Tabula Rasa: Is It Really Nature or Nurture?

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Tabula Rasa: Is It Really Nature or Nurture?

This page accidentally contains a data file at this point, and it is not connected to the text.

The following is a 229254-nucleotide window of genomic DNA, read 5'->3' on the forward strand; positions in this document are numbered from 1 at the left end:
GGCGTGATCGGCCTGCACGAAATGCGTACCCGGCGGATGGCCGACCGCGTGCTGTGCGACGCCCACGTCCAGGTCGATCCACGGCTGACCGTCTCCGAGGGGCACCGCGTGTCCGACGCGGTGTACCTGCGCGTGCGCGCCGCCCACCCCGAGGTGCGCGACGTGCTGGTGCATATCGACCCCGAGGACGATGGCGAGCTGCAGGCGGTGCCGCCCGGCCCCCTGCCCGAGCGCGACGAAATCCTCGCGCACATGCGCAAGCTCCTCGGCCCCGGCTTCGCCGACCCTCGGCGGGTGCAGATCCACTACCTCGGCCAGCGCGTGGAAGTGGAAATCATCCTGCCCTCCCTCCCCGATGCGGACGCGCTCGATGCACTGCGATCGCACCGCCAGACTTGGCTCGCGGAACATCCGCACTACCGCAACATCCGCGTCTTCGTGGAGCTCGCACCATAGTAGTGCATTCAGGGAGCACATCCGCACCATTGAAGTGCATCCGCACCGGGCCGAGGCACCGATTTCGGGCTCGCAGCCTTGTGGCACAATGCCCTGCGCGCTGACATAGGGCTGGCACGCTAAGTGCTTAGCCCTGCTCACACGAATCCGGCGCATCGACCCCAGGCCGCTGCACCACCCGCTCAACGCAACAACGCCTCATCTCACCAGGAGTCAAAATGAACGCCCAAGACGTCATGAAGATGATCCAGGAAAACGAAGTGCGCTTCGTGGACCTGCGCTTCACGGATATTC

Is Lady Gaga right? Were we all born this way? Or are we all really products of our environment? Did God make us the way we are? Or, do we become who we are through knowledge and experience? If these seem like familiar questions, that’s because they are. These are the fundamental questions surrounding the nature versus nurture debate. In 1632 in Wrington, England, a man by the name of John Locke was born. It was not known at the time, but John Locke would turn out to be one of the greatest philosophers in Europe at the end of the seventeenth century (Uzgalis). Locke came up with several philosophies, one of the most well-known being tabula rasa, or blank slate. He believed that all human knowledge comes through experience, and that this knowledge is defined as “the connection and agreement, or disagreement and repugnancy, of the ideas humans form.” (SparkNotes Editors). Locke argues that at birth the mind is a tabula rasa, or blank slate that humans fill with ideas as they experience the world through the five senses.” (SparkNotes Editors). In other words, it is nurturing, not our nature, that makes us who we are. The nature versus nurture debate is the debate over two different modes of thinking. One side of the argument is Locke’s thinking, that we are what our world and experiences have made us. The other side of this argument is that, as Lady Gaga stated, we are all the way we are because we were born that way. We are predisposed by nature to be who we are, to have the knowledge we have. Each side of this debate has its weaknesses, I believe. When it comes to the prosecution of criminals, one can see where the nature side of the debate potentially puts us in a bit of a predicament. If Jerry Sandusky was born a child molester – if that was his innate nature – then could he really help himself? Was Richard Poplawski born with a genetic defect that made him unable to reason that shooting and...
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